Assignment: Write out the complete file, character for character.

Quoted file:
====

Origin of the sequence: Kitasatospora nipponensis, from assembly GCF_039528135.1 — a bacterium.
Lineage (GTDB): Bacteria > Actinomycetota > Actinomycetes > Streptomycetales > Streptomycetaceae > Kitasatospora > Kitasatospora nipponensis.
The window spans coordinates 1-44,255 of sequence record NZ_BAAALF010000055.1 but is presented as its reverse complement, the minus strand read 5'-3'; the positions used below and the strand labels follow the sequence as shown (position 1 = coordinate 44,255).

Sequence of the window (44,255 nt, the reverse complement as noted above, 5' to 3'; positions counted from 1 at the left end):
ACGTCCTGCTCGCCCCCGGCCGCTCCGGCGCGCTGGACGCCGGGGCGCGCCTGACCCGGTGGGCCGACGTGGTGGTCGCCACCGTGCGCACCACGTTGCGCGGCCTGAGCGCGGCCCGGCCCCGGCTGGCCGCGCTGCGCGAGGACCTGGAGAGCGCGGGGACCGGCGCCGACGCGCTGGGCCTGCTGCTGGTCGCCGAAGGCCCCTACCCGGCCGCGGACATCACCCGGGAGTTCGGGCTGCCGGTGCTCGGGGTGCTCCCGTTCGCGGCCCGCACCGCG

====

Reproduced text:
Origin of the sequence: Kitasatospora nipponensis, from assembly GCF_039528135.1 — a bacterium.
Lineage (GTDB): Bacteria > Actinomycetota > Actinomycetes > Streptomycetales > Streptomycetaceae > Kitasatospora > Kitasatospora nipponensis.
The window spans coordinates 1-44,255 of sequence record NZ_BAAALF010000055.1 but is presented as its reverse complement, the minus strand read 5'-3'; the positions used below and the strand labels follow the sequence as shown (position 1 = coordinate 44,255).

Sequence of the window (44,255 nt, the reverse complement as noted above, 5' to 3'; positions counted from 1 at the left end):
ACGTCCTGCTCGCCCCCGGCCGCTCCGGCGCGCTGGACGCCGGGGCGCGCCTGACCCGGTGGGCCGACGTGGTGGTCGCCACCGTGCGCACCACGTTGCGCGGCCTGAGCGCGGCCCGGCCCCGGCTGGCCGCGCTGCGCGAGGACCTGGAGAGCGCGGGGACCGGCGCCGACGCGCTGGGCCTGCTGCTGGTCGCCGAAGGCCCCTACCCGGCCGCGGACATCACCCGGGAGTTCGGGCTGCCGGTGCTCGGGGTGCTCCCGTTCGCGGCCCGCACCGCG